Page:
Tesla has asked Apple for access to the iCloud data of one of its former employees.
According to Bloomberg, the company wants to see what an engineer has on their iCloud account after they stole thousands of source code files of Tesla’s Autopilot software, just days before leaving to work at rival company XMotors.ai.
Guangzhi Cao has already admitted to uploading copies of the source code to his own iCloud account but says he has done nothing wrong because he didn’t make use of the data and has since tried to remove it from his personal devices.
Bloomberg adds that Cao and his lawyers tried to provide forensic copies of the iOS devices Tesla wants to inspect, but the company wasn’t happy and wanted full access.
Apple is expected to comply with Tesla’s request, provided it meets legal standards in the United States.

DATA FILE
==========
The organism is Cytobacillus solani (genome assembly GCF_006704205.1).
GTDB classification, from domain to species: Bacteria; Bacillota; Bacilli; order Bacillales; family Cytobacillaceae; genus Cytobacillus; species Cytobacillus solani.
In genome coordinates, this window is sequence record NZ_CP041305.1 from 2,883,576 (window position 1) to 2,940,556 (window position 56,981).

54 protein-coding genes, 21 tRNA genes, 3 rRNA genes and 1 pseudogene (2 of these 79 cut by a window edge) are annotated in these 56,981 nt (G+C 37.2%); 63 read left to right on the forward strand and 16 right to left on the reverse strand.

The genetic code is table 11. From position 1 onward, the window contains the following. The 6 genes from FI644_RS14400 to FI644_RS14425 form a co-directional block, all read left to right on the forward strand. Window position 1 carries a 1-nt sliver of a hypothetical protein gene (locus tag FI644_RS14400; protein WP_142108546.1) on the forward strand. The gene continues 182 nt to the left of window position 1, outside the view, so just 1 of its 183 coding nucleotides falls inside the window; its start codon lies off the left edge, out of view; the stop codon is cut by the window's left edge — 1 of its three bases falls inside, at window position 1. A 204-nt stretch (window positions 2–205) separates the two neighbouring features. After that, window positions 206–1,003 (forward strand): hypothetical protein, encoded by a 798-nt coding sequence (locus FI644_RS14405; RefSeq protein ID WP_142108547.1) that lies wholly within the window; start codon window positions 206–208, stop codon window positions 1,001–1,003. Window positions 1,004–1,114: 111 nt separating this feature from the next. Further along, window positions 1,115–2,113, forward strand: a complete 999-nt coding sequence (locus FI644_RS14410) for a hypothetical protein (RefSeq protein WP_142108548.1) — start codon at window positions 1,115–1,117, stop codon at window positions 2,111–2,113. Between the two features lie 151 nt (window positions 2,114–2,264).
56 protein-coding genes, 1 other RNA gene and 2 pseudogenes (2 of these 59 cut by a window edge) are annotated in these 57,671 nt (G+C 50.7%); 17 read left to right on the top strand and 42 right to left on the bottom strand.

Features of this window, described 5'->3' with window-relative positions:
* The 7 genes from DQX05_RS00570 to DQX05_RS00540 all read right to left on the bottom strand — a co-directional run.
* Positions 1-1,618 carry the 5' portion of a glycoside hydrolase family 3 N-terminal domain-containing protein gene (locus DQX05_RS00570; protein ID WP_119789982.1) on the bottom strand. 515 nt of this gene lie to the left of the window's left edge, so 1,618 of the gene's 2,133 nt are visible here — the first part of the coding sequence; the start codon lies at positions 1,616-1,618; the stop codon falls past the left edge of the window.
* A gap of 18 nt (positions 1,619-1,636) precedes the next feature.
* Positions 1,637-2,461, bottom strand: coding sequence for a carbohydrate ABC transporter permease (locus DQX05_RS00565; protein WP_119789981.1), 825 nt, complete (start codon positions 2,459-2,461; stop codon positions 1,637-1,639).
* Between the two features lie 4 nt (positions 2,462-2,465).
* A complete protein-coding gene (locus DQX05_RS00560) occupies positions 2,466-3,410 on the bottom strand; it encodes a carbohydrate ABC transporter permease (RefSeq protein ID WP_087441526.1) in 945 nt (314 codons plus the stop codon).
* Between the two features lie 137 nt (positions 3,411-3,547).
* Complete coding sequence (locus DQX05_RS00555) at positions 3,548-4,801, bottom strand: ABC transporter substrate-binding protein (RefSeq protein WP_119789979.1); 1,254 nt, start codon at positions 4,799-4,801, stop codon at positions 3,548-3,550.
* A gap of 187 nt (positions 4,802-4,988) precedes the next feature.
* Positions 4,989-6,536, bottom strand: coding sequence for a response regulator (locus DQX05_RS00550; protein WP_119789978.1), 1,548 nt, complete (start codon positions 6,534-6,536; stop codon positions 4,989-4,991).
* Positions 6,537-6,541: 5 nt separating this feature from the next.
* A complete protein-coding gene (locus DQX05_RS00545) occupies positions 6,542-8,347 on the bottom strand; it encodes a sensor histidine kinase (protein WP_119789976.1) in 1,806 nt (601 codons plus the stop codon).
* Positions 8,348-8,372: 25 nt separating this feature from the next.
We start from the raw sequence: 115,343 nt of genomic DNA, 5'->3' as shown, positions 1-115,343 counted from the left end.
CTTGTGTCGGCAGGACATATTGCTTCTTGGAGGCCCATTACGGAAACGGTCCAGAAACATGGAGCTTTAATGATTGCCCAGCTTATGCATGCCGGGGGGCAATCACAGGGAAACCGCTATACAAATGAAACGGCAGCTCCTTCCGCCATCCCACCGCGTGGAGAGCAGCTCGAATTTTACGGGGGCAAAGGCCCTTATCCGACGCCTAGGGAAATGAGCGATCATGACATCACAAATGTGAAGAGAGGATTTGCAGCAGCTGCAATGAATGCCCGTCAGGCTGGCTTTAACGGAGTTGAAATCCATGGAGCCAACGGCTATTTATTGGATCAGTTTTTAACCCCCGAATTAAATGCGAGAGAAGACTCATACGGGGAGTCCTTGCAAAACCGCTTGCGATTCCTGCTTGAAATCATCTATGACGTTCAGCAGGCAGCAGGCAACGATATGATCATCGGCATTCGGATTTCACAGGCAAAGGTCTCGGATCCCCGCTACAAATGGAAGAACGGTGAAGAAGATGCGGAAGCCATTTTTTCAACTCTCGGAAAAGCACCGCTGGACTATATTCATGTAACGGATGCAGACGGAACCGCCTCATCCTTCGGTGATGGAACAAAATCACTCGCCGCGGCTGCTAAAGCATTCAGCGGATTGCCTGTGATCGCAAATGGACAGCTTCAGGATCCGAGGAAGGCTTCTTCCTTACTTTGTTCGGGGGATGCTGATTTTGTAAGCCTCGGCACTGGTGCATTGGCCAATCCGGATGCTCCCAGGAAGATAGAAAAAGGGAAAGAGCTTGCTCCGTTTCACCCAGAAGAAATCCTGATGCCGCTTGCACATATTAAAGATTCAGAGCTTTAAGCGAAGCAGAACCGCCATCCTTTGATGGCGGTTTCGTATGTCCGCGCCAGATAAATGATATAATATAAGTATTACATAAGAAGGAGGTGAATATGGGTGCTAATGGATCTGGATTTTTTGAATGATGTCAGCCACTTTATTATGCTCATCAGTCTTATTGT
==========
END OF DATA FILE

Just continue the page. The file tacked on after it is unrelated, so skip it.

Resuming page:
In July of last year, Apple’s own self-driving team saw a prosecution after a member of staff left the company with trade secrets to work for rival firm Xpeng.
The Apple self-driving case is ongoing, and the developer has denied any wrongdoing.
Tesla’s proprietory Autopilot software is used in its cars such as the Tesla Model 3 and the Tesla Model S, and whilst the company’s tech has yet to achieve full self-driving independence, it can already be used to park, navigate highways, and change lanes.
Apple’s own self-driving scheme is ongoing, with the firm reportedly conducting road tests and buying self-driving startup Drive.ai, though details on how Apple’s new tech will work in the real world remain to be seen.
Conflicting reports have questioned whether Apple will release its long-rumored Apple Car, or whether it will sell software to manufacturers looking to implement self-driving technology in the coming decade.
Google is also working on its own self-driving technology.
What are your thoughts on this latest case? Do you think Apple should hand over data, or does it go against the company’s privacy promises? Let us know on Twitter: @AppleMagazine.